- The Washington Times - Sunday, November 15, 2009

Be still, my heart: The Nationals have introduced “great value-packed incentives” for those deluded folks who sign up for 2010 season-ticket packages.

When I heard this, I barely could contain my excitement. Was the club guaranteeing an improved record next season? (Of course, that wouldn’t take much; a 60-102 campaign would represent improvement over its dismal ‘09.)

Maybe Stephen Strasburg, the Hall of Famer-to-be, will be rushed to the major leagues without wasting any time in the bushes.

Perhaps Frank Howard will miraculously shed 40 years and appear for a second term as the Capital Clouter.

Could it be that Bucky Harris will descend (or ascend?) from the next world as a reborn “Boy Wonder” and manage Washington to its first World Series championship since 1924, when he did it the first time around?

As it turns out, though, the incentives are minuscule at best. Each fan will receive up to $7 per ticket in “added value” that can be used to purchase food, drinks and team merchandise at Nationals Park.

In other words, if you chug-a-lug five beers during a 3 1/2-hour game, you’ll get one of the brews free. Plus at no extra cost, a headache and/or the hiccups.

Or if you shell out $299.99 for an “authentic, personalized” Ryan Zimmerman jersey, one letter of the word “NATIONALS” - hopefully, spelled correctly - might be free. Otherwise, walking around in a team uniform could cost you an arm and a leg.

As a public service, I did some quick calculations on your behalf. Let’s say you buy the most expensive ticket, one of those $150 box seats behind the plate that are embarrassingly empty for most games. That means you spend $12,150 over 81 games and receive $567 in what the club is calling “NatsBucks.” This seems like the worst baseball deal since the Reds traded Frank Robinson to the Orioles for Milt Pappas in 1965.

For more information, the team says fans should call 202/675-NATS. I guess 202/675-NUTS wasn’t available.

Really, though, I understand the club’s marketing strategy. During these perilous economic times, the idea of getting something for nothing is more attractive than ever. As opposed to usually getting nothing for something when you sit in the stands. After all, the Gnats were an unsnazzy 33-48 at home last season.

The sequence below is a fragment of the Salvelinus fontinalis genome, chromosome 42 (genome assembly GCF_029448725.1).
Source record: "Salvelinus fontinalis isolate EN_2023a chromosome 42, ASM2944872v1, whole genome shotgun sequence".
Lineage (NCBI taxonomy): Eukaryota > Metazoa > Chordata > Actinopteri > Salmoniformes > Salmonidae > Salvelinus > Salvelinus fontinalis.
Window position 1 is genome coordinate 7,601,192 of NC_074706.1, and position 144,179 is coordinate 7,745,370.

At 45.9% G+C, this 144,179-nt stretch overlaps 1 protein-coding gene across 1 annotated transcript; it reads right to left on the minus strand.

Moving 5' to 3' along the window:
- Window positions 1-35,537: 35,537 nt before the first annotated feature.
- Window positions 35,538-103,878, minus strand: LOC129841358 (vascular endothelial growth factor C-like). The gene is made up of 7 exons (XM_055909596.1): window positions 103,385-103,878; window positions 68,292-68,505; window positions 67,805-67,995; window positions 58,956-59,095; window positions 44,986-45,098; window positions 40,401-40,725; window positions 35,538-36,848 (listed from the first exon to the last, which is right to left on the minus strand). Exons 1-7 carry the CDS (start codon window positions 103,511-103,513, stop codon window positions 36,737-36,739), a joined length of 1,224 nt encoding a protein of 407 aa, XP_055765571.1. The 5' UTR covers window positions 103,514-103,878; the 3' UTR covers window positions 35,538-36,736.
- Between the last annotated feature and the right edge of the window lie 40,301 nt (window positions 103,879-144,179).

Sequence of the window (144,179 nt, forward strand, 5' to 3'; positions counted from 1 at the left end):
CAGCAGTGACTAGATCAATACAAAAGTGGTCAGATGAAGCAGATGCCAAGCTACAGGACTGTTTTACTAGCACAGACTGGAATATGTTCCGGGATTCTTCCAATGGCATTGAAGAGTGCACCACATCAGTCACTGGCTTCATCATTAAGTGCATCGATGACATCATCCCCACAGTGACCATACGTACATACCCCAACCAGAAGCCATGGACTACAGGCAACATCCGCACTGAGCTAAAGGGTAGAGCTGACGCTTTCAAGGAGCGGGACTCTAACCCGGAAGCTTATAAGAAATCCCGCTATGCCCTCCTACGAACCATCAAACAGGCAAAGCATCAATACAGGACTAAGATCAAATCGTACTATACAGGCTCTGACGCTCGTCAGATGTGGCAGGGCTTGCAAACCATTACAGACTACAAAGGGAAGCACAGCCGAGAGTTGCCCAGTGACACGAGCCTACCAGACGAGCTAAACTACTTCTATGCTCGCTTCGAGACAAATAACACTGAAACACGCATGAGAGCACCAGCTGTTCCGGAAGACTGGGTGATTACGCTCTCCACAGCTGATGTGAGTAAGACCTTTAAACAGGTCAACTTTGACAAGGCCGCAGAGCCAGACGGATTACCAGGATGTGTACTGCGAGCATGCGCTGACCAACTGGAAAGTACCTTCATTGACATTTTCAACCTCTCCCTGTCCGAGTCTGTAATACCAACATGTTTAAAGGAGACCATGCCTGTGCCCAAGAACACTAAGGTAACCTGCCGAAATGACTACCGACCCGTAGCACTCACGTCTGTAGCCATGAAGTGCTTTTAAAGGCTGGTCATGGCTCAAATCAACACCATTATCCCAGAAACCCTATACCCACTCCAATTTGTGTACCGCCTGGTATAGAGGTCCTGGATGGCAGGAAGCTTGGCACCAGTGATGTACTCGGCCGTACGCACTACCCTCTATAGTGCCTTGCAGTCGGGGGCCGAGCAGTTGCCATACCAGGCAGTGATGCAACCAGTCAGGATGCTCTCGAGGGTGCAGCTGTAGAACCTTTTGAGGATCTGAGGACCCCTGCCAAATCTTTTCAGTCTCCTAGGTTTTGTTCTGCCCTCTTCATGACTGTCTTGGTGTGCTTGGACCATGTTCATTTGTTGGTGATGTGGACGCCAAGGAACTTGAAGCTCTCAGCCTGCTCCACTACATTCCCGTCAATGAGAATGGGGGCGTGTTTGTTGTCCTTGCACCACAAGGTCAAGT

“The Nationals are always looking to continue providing the most affordable fan experience in Washington,” club president Stan Kasten said in a statement. “The added-value plans are a perfect holiday gift for the baseball fan in your life.”

Did anybody say, “Bah, humbug”?

Maybe the holiday Stan has in mind is April Fools’ Day. That would have been most appropriate last spring considering that the Nats lost their first seven games.

And what if the “baseball fan in your life” is no longer a baseball fan following 4 1/2 sickly seasons that conjure up memories of the expansion Senators at their worst? By now he or she might have turned to a more rewarding sports endeavor, like embracing the Capitals and ice hockey.

Last month the Nationals established a team speakers bureau that will make front office personnel available to pump up interest around the area. Unfortunately, such a campaign requires someone with the oratorical gifts of a Barack Obama. I’m pretty sure the president is otherwise occupied.

That leaves the burden on Kasten, who could find a positive note in, say, the Dark Ages. Which, come to think of it, pretty much describes the state of baseball in these parts.

You have to applaud the Lerners and their minions for working so hard to attract fervent fans. Now they should try the most proven method - putting a winner between the white lines.

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